The Facebook pages of the Tirona ultras have never made any written reference to fascism. However, in analogy to other European ultras groups, they have adopted symbols and attitudes that recall the fascist and national-socialist ideology. Well-known slogans in use by continental far right groups such as “better dead than red” and “good night left side” often appear in the stadiums and on the Facebook accounts. The “Capital Crew” has recently posted an artistic image of two persons tattooed with swastika and Celtic cross who beat another person who has a hammer and sickle tattoo. Pictures of Celtic crosses and of persons holding flags with this symbol have been posted on Facebook pages of Albanian and Kosovar ultras. Some groups of the Tirona ultras regularlytake pictures while making the roman salute. They have also used the eagle symbol of the Third Reich to make a banner that was printed on t-shirts. The iconographic analysis indicates that ultras might be consciously exploiting the symbols the national-socialist heritage of Albanian-speaking regions. The ultras of “Tirona Fanatics”, Skopje “Shvercerat” and Prishtina “Plisat” have adopted a flag that portrays a white double-headed eagle on a black background. Although the eagle is stylized in several different forms, the flag is highly reminiscent of the one that was used as the banner of the SS Division Skanderbeg in 1944.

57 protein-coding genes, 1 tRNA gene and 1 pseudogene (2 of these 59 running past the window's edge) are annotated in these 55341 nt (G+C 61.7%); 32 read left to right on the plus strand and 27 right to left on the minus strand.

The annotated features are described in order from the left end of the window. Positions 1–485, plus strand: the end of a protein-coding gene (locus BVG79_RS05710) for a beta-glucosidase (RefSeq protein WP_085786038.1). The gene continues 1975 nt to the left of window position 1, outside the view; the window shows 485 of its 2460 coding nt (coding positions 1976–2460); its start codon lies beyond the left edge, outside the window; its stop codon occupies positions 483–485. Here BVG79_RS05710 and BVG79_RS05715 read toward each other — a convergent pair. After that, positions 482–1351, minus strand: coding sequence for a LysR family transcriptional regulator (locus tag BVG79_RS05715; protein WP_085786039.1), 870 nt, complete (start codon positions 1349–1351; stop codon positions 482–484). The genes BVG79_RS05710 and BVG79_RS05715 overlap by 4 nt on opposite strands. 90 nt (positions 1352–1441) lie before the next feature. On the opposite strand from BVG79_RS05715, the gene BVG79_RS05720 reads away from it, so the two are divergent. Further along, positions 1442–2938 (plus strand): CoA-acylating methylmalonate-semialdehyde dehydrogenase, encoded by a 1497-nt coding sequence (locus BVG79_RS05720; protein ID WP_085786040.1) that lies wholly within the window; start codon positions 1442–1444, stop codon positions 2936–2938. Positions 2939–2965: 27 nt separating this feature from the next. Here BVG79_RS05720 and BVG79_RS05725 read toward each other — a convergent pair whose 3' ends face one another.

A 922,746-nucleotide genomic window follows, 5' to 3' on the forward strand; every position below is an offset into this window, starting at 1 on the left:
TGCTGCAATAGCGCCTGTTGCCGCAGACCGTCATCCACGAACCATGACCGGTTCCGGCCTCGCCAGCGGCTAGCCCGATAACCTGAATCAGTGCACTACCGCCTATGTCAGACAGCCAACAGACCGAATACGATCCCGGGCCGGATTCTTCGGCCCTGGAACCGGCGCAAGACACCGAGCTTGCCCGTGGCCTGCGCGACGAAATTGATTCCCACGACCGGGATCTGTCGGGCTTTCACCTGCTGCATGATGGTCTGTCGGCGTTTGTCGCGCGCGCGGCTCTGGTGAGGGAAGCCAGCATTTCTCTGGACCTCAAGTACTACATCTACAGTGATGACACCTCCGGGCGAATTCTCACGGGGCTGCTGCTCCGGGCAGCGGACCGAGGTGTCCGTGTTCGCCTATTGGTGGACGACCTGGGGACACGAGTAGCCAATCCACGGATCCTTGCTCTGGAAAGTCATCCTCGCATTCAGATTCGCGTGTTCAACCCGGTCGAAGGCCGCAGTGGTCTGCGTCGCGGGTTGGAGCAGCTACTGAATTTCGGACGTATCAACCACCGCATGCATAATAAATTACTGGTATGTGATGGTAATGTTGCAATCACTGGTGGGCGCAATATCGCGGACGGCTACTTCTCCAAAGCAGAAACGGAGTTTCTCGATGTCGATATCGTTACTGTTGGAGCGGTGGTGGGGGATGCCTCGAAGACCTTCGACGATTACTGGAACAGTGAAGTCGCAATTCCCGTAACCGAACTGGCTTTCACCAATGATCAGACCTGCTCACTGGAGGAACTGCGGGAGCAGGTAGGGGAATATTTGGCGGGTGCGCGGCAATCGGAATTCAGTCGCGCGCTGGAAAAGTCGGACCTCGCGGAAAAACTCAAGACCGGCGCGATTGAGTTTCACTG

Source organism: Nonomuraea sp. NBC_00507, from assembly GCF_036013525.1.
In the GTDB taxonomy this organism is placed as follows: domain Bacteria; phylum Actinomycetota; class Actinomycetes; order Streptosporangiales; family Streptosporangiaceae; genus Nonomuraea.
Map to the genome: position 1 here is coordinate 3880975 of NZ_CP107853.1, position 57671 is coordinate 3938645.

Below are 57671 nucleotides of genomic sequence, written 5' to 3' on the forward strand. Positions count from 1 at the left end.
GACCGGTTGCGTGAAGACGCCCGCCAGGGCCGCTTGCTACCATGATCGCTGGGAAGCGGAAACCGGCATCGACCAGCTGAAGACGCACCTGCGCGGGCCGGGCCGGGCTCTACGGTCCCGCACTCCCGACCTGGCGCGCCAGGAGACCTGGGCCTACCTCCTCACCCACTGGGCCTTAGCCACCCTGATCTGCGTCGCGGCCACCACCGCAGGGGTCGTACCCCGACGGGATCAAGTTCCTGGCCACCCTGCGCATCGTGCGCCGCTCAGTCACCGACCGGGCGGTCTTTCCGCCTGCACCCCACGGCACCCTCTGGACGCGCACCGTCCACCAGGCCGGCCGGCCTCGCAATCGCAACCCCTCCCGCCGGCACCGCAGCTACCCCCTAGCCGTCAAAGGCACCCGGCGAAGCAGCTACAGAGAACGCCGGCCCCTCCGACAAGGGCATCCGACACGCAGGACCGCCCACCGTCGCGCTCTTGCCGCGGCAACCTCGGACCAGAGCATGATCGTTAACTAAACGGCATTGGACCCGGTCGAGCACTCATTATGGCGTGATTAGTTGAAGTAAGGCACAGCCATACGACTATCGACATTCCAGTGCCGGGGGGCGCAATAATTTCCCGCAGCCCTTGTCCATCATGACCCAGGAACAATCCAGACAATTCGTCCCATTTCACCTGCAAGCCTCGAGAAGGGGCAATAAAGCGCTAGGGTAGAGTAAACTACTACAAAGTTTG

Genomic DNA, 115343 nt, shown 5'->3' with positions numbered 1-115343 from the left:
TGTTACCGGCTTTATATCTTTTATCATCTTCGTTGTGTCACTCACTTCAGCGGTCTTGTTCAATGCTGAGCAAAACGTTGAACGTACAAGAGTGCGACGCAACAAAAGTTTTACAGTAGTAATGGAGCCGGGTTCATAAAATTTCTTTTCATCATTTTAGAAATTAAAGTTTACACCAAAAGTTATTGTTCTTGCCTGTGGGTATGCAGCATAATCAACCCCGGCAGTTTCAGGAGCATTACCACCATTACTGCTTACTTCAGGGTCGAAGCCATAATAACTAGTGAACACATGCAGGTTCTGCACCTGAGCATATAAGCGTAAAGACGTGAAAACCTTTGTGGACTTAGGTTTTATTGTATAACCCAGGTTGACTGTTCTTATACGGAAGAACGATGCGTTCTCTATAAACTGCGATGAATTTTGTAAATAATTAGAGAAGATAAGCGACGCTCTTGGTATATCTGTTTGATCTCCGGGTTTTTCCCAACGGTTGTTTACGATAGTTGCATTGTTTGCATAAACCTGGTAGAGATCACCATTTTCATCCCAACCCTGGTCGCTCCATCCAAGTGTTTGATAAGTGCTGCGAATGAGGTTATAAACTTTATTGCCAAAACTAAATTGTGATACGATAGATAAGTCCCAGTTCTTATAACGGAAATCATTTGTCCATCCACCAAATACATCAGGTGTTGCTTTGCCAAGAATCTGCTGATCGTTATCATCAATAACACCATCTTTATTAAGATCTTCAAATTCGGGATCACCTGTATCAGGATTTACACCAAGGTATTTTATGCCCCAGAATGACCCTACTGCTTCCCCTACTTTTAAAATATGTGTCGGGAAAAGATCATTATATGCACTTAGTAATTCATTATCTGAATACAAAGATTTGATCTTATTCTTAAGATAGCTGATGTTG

Being ultras means – to a certain extent – being rebels and sympathizing with the anti-democratic far right can be considered a form of rebellion. However, sympathizing with the far right in the Balkans does not necessarily mean to act as a far right sympathizer would in Western Europe.Unlike many Western European homologues, Albanian ultras have advertised the consumption of weed which, like beer, underscores the pursue of fun and liberation. The Tirona Fanatics subgroup “Danoçat” have exposed a sarcastic banner baring the word “Brrakistan” and a marijuana leaf. The members of FC Shkupi “Shvercerat” often show a banner saying “Republic of Çair” with a mariujana leaf. Both Brrak and Çair are neighbourhoods respectively in Tirana and Skopje. Differently from Western European football ultras and in analogy to Balkan ultras, some Albanian hardcore football fans use their religion to remark their sense of belonging. During the match KF Laçi- KF Tirana in May 2019, a group of Tirona Fanatics chanted “Allahu Ekbar”. The media and several Tirona supporters criticized the act which was considered a provocation since Laç is populated by a catholic majority. The Tirona Fanatics made an official statement claiming that the chant was spontaneous and was meant to salute Muslim supporters for the Ramadan festivity. The event was however unusual and led the Albanian antiterrorism forces to make an investigation. It can be speculated that there is a historical connection between Tirona Fanatics and militant Islamism since the term “fanatic” evokes the revolt that characterised central Albania between 1914 and 1915 and which was later called by historians the “rebellion of the fanatics”. The leaders of the revolt wanted Albania to be ruled by a Muslim prince and forced the designated Christian prince Wilhelm zu Wied to leave the country. However, any reference that the Tirana ultras could have made to this event is in my opinion sardonic or unintentional. The administrators of the Facebook page have shown a fair attitude toward all major religions that are practiced in Albania. In June 2016, when the war in Syria was mounting, a group of Tirona Fanatics posted a picture in which they were wearing a t-shirt that said “Fuck ISIS”. Earlier, the Facebook page Albanian Ultras expressed sorrow for the Dinamo Zagreb fan Tomislav Salopek who was killed by ISIS in 2015. However, it is still difficult to understand why football supporters bring up a potentially divisive topic for Albanians such as religion.